covid 19 blog

Blood clot risk in Covid-19 patients higher than in those vaccinated

Blood clots have stopped many from getting vaccinated, but a study shows the risk of certain clots is higher in those who get Covid. A new study has revealed that people who get Covid-19 are more likely to get certain types of blood clots than those vaccinated. The research published as a pre-print in The Lancet examined the medical records of about six million people in Spain, including around 400,000 vaccinated with AstraZeneca and approximately 900,000 who got at least one dose of Pfizer.

It found higher rates of thromboembolism and thrombocytopenia — blood clots that can cause stroke or heart attacks — among those who got sick with the coronavirus than those vaccinated. In particular, the venous thromboembolism (VTE) rate increased by eight times after a diagnosis of Covid-19. In comparison, those who got one dose of Pfizer only saw the risk increase by 1.3 times. AstraZeneca’s risk was very similar, rising by 1.1 times after the first dose. “For each of the approved vaccines, rates of thrombosis can be expected to be far lower than rates among those persons with COVID-19, a disease which the vaccines are so effective at preventing,” the paper states.


Vaccinating against Covid-19 is the only way for Australians to get their everyday lives back, but as a nation, we’re struggling. It’s fair to say the vaccine rollout has confused Australians. We’ll cut through the spin and give you clear information so you can make an informed decision. Unfortunately, the research doesn’t provide much insight into thrombosis with thrombocytopenia syndrome (TTS), the blood clots causing deaths among those who get AstraZeneca. Infectious diseases physician and microbiologist Associate Professor Paul Griffin of the University of Queensland said more research was needed to understand the rate of TTS because the diagnostic criteria for identifying TTS were not necessarily met by the cases in the study.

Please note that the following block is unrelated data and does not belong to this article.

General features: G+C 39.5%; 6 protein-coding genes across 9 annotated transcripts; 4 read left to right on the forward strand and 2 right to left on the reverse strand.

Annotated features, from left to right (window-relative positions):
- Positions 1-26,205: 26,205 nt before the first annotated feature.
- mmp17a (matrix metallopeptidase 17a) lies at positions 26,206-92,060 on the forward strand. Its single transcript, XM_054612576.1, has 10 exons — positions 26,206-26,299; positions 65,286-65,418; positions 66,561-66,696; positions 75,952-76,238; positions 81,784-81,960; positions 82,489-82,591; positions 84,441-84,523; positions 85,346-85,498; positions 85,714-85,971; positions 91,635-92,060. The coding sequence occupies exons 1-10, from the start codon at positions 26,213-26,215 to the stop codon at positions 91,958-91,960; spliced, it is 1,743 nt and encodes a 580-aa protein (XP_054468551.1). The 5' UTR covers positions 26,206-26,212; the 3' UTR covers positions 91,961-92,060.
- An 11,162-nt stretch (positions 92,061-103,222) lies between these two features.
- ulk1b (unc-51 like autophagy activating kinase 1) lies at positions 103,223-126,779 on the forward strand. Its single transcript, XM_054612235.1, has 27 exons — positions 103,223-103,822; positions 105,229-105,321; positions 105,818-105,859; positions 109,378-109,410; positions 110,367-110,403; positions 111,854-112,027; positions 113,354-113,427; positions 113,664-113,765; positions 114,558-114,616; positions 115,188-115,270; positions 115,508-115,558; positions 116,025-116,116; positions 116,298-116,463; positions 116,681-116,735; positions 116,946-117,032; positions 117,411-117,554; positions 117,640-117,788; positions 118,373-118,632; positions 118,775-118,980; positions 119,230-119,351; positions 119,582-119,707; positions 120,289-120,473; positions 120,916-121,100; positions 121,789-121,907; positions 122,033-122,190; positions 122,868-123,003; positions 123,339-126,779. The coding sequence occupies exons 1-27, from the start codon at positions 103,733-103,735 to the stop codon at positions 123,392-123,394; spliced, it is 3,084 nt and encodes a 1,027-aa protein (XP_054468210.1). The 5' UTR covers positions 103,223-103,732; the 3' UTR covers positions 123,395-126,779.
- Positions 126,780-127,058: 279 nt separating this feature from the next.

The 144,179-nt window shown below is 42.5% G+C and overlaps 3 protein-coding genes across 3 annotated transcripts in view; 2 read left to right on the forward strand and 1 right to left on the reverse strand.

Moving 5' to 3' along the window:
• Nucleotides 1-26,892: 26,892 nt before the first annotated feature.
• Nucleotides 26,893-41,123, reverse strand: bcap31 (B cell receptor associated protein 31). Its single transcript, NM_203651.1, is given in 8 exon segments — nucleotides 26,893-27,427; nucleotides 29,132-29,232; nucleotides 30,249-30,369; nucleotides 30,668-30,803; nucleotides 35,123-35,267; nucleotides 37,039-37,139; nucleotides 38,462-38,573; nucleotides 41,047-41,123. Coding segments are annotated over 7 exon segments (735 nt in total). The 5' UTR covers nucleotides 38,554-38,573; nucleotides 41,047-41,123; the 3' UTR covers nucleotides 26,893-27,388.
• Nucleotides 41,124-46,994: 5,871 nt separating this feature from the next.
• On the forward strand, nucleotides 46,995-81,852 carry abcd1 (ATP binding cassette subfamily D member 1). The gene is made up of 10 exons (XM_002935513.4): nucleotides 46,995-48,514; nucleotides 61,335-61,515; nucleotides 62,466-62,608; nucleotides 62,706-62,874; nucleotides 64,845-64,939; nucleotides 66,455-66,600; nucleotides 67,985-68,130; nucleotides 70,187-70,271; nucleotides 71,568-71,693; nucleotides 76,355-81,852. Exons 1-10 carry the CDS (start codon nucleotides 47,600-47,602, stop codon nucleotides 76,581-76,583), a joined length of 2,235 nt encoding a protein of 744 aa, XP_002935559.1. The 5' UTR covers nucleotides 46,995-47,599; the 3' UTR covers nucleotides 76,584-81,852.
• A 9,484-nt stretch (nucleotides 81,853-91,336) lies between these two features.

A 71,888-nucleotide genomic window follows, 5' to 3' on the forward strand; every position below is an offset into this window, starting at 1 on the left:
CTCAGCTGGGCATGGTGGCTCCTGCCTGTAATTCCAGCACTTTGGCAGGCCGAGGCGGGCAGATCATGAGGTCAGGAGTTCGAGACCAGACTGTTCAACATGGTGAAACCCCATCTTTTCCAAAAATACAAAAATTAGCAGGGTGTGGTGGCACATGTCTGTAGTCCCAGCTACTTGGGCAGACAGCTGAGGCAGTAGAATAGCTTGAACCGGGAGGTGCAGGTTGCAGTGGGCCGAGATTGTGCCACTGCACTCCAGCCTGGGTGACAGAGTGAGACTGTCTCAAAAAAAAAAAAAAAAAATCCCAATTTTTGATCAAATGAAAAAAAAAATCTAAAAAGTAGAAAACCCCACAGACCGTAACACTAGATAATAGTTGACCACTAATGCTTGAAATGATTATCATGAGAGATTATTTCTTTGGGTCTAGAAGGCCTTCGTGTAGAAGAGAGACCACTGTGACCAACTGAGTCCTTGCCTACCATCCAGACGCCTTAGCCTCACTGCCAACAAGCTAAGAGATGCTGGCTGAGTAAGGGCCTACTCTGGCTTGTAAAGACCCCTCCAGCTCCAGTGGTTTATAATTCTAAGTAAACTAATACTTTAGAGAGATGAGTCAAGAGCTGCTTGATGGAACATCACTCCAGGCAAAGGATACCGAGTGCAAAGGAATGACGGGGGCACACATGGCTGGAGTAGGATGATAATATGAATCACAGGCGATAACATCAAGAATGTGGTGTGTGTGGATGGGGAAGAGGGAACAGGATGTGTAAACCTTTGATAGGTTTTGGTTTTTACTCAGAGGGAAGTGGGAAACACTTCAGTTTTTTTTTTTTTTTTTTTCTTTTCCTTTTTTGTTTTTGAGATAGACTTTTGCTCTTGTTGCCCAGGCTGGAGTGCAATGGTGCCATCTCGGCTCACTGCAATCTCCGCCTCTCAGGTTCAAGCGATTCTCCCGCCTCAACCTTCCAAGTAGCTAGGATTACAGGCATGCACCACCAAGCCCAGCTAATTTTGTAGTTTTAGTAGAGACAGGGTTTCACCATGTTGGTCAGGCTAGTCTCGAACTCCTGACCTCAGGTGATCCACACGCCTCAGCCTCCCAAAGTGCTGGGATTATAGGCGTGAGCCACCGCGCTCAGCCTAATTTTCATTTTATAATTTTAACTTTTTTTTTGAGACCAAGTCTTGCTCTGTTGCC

“You’re not necessarily comparing like with like,” he said, TTS more commonly causes large abdominal clots, unlike venous thromboembolism (VTE) and arterial thromboembolism (ATE), which cause stroke and heart attacks. Prof Griffin said the study was irrelevant to the discussion around blood clot deaths around AstraZeneca but did show that you were more likely to get other types of blood clots, which could also lead to death if you got Covid-19. “The most important conclusion, which we sort of knew already, is that Covid itself is a significant cause of venous thromboembolism (VTE) and arterial thromboembolism (ATE),” he said.

He had fairly similar rates regarding the risk of VTE and ATE, AstraZeneca, and Pfizer. Still, Prof Griffin noted that the number of people who got AZ in the study was significantly less than those who got Pfizer, so there is uncertainty around the significance of this figure. While the study didn’t shed more light on TTS, Prof Griffin said communication around the risks and benefits of AstraZeneca needed to improve. “We have overemphasized the risks but not the benefits,” he said. “Covid will keep coming, and the significant but exceedingly rare consequence (of AZ) has led to a lot of concern about vaccination that is a bit misplaced. “Every vaccination, every medical therapy has potential side effects, but I think we haven’t communicated that in a balanced way,”


I have always enjoyed writing and reading other people's blogs. I started writing a journal as a teenager and have since written numerous books and articles. My blog is a place where I can write freely about my personal interests and those of others.

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